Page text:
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Mediating the IP Case Part I: Timing

Wednesday, April, 30, 2014


David Allgeyer

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Intellectual property lawyers know three things for sure.  First, an intellectual property case, once filed in court, will almost certainly be taken though a settlement procedure at least once, either in the form of mediation or a judicial settlement conference.  Second, an IP case has a 90% or greater chance of settling rather than going to trial.  Third, your IP case will be very expensive to litigate.  This all suggests that we begin thinking about mediation of the case sooner rather than later. 

But the timing of the mediation is critical.  Mediate too soon and the parties won’t know enough to make an intelligent business decision in deciding whether or not to settle the case.  How will the court construe the claims of the patent?  What sales or alleged infringing products are subject to royalties or damages?  Does the trademark at issue have secondary meaning?  What do surveys show about that and about likelihood of confusion?  Is there prior use of the mark by another?  Who owns the copyright?   Where have infringing works been distributed?  What are the damages likely to be?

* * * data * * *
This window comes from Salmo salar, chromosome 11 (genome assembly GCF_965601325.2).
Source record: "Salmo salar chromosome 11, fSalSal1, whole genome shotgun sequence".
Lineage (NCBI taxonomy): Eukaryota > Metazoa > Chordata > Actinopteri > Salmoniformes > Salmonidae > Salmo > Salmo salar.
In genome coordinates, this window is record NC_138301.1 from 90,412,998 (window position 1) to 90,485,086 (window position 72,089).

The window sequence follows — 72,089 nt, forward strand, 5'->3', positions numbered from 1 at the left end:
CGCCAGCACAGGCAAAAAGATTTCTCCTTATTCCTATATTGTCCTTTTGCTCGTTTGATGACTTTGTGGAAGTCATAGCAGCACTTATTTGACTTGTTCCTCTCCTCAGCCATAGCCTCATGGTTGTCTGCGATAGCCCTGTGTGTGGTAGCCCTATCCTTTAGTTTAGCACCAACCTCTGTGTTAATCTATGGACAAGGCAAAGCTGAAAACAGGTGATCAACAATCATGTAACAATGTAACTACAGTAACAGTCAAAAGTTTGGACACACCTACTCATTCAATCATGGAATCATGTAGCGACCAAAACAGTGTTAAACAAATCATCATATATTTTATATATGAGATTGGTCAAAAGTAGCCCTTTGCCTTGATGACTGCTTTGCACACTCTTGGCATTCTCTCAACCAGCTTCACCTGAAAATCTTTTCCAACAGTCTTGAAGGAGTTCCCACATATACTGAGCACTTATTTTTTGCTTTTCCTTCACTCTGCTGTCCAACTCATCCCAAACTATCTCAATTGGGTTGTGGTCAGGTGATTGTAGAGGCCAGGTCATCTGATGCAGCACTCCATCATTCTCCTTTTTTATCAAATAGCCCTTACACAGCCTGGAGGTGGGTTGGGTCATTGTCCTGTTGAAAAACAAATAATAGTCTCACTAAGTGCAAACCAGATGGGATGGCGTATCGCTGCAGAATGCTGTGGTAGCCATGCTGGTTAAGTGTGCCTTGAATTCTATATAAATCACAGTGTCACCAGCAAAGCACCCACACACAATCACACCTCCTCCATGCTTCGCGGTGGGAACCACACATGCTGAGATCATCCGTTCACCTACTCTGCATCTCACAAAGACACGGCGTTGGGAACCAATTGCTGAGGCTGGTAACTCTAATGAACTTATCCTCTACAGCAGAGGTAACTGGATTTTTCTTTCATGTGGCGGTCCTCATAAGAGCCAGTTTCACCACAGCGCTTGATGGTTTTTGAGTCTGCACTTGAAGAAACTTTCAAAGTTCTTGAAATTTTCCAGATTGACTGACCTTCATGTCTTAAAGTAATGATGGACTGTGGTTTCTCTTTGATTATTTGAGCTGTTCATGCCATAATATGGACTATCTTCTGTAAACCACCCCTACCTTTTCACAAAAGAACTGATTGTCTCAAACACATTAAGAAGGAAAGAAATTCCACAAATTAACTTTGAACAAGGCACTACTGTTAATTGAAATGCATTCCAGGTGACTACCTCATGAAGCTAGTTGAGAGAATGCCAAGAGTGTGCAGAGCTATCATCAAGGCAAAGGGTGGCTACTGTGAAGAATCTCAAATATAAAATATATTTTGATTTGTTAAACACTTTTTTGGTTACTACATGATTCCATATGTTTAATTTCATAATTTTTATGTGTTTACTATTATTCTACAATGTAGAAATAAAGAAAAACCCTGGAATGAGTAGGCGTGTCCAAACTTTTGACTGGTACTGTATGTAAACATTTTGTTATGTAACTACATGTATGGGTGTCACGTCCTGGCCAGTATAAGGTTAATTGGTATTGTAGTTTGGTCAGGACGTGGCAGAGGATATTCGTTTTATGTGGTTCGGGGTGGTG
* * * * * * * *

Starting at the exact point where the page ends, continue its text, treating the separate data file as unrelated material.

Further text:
On the other hand, if the mediation is too late, the parties will have significant “sunk costs” in discovery and motions that complicate the settlement process and harden the parties’ positions. 

Each case will be different in this regard.  For example, if the construction of the claims of a patent by the court is at the heart of a patent infringement dispute, as it often is, it may be best to wait for the Court’s claim construction order so it is available to guide the parties’ assessment of risks and possible rewards from the litigation.  On the other hand, in some cases one or both parties might want to avoid claim construction and an upcoming ruling may be a catalyst for settlement, suggesting you mediate early in the case.  Similarly, in a trademark case, a pending motion for preliminary injunction will have a significant impact on the case.  Again, the outcome of the motion might be a catalyst for settlement.  In other cases, avoiding the injunction ruling may be a catalyst for settlement, depending on the case. 

It is rare to have good data on potential damages early on in the case.  That often is easily remedied by the parties agreeing to an exchange of sales information early on, which is typically enough to give the parties enough information to analyze and closely approximate the likely damage range. Where damages are particularly complex, it might be that mediation should await exchange of damage expert reports.

In short, consideration of mediation early on is warranted in all IP cases. But it is critical that the parties carefully consider whether the time is right.